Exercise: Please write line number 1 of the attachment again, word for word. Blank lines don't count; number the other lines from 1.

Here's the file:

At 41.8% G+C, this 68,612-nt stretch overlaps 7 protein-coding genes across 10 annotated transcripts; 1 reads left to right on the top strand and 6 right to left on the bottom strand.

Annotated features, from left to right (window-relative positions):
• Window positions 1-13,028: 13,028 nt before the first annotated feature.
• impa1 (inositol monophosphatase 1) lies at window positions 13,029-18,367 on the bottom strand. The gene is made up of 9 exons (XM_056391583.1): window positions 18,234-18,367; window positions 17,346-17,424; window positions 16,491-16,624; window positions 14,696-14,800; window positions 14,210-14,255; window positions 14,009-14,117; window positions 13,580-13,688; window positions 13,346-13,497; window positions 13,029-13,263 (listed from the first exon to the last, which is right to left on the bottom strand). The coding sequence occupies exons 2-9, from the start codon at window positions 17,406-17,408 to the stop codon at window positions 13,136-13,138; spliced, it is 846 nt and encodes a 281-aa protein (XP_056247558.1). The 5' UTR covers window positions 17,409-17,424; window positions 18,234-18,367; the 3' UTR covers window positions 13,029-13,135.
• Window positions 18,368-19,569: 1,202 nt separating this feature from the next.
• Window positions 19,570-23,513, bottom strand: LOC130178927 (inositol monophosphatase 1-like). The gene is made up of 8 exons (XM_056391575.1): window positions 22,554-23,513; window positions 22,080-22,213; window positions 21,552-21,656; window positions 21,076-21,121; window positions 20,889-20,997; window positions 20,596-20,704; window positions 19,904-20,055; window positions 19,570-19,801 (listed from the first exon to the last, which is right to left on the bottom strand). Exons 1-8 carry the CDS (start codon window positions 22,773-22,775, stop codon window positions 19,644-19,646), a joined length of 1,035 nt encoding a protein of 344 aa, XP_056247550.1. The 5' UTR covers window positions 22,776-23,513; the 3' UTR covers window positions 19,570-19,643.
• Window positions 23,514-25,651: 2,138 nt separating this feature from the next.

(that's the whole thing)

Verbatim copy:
At 41.8% G+C, this 68,612-nt stretch overlaps 7 protein-coding genes across 10 annotated transcripts; 1 reads left to right on the top strand and 6 right to left on the bottom strand.